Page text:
MK: What was your favorite thing about illustrating Fenway, Joanne? Which parts of his personality can you most relate to?


JL-V: I love illustrating Fenway’s expressions especially when he is being overly dramatic.  I can definitely relate to his wild imagination, persistence, and also fierce loyalty to those he loves. I also love illustrating the squirrels as well.  They are a bunch of rambunctious rascals who keep Fenway on his toes which makes it very funny to illustrate. 


MK: The Fenway and Hattie middle grade series is more than five years old. Victoria, I’m wondering what’s it like to see your characters illustrated after all that time?


VJC: It's hard to describe. When I was a kid, I distinctly remember reading chapter books and feeling that exhilaration whenever I came to an illustration. Those images were like magic to me. Seeing my own scenes come to life through Joanne’s art brings me right back to those feelings. Her illustrations make me fall in love with my own characters all over again.


MK: Joanne, how do you determine which bits of each chapter to illustrate? How do you imagine young readers reacting to the pictures?


JL-V:  Together with the editor and art director, we share our ideas and thoughts from each chapter.  Sometimes I have too many ideas from one scenario and will sketch them out and share them with the publisher.  It helps to have another person look at them from a distance since I tend to get attached to the illustrations and want to do them all.  There are different moments in the story where I would find myself laughing out loud or cheering Fenway on when he is feeling a little down or upset.  These are the moments when I want to illustrate how I feel when I’m reading from Fenway’s point of view. 


MK: What’s next for each of you?


VJC: I’m waiting for revision notes for Book 3 in this series (Coming Oct 2022), and I hope to finish writing the 4th book (Spring 2023) this summer. 


JL-V: Currently I’m working out the sketches for Book 2 and have two more Fenway Books after. I really can’t wait to read Books 3 and 4 and see what’s in store. If they’re as good as the first two, it’s going to be a total blast illustrating them. I’m having such a great time with Fenway and his friends, I feel like I’m part of his life thanks to Victoria and Putnam Young Readers.

Ok, I suppose I've lead you on for enough time!  If you made it this far, you definitely deserve to see these covers!  Without further ado.......


From the publisher:
This new series, starring the rambunctious Jack Russell terrier from Victoria J. Coe’s Fenway and Hattie middle grade books, will debut in Spring 2022 from Putnam Young Readers. With an easy reading level and lively illustrations, emerging readers will be eager to get their paws on the Make Way for Fenway! chapter books.

Aren't you in love with the books already?  Huge thank you to Victoria and Joanne for stopping by.  I'm honored Victoria allowed me to do this cover reveal.  I can't wait to have the actual books in my hands!  March 2022 isn't too far away, right??

More about author, Victoria Coe:
Victoria J. Coe’s books for middle grade readers include the Global Read Aloud, Amazon Teacher’s Pick, and One School, One Book favorite Fenway and Hattie as well as three Fenway and Hattie sequels and the historical adventure Ezra and the Mouse: The Search for Lafayette (September 2021). Make Way for Fenway! is her first chapter book series. Connect with her online at and on twitter and Instagram @victoriajcoe.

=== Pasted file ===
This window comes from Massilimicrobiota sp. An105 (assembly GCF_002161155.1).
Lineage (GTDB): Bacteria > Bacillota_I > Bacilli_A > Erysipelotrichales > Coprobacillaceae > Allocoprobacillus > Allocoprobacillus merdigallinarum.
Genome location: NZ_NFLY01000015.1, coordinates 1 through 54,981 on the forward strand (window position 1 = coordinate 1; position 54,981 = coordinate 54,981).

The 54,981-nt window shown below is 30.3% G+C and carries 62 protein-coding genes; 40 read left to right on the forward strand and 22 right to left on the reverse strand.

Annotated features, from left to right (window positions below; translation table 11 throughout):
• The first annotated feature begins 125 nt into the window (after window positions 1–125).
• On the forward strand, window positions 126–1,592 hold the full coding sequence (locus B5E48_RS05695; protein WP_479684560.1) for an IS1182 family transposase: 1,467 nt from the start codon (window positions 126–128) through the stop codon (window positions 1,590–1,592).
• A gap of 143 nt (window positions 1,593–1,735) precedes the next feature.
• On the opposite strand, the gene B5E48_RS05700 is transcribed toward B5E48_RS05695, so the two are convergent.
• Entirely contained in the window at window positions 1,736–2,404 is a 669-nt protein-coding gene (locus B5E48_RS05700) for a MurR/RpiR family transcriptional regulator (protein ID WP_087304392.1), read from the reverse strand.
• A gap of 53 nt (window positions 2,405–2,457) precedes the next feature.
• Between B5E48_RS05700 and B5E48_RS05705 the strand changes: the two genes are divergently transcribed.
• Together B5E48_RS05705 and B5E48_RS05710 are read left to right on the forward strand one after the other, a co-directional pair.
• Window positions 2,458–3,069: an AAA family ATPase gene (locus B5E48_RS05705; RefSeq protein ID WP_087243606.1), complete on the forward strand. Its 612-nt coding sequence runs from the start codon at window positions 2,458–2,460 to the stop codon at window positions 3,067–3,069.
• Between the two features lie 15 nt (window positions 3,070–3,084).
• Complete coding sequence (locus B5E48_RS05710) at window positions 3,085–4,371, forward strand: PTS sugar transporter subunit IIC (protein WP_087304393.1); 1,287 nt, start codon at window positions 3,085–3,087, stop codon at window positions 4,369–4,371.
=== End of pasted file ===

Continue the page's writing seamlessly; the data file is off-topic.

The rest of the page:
More about illustrator, Joanne Lew-Vriethoff:
Joanne Lew Vriethoff is an award-winning illustrator of over 50 picture, chapter and middle grade books. Some of her latest books include How To Wear A Sari, You’ll Find Me, Too Sticky, The Invisible Web (Invisible String Series), and You are Never Alone. She has also illustrated middle grade books such as The Dancing Pancake, Another Day as Emily by Eileen Spinelli. Make Way for Fenway! is her first dog chapter book series. You can find her on and on twitter and Instagram @joannelewvriethoff.

Thursday, June 10, 2021

#road2reading - new graphic novel/chapter books for newly independent readers - 6.10.21

It is so exciting for a young reader to be holding a chapter book in their hands.  It's a right of passage, a new step, in their journey as a reader.  I am so glad to see publishers paying attention to these readers and making sure there are chapter books that are just for them.  Chapters with engaging stories that support the readers but give them a longer story to hold on to and enjoy.  Here are some newly published books you'll want for your readers.

Fitz and Cleo by Jonathan Stutzman
Fitz and Cleo
written by Jonathan Stutzman 
illustrated by Heather Fox
This new graphic novel/early chapter book series is going to be a hit with readers.  In this first book, brother and sister ghosts, Fitz and Cleo, meet their newly adopted/found cat, Mister Boo.  While Cleo loves their new cat, Fitz and Mister Boo have a love/hate relationship, which of course ends up making us laugh.  Quick chapters that make you laugh will keep readers coming back for more!

Baloney and Friends by Greg Pizzoli
Baloney and Friends: Going Up!
by Greg Pizzoli
I forgot about how much Baloney and friends make me laugh.  This one did too.  Told in quick chapters that make you laugh, fans of Elephant and Piggie and Narwhal and Jelly will love this series.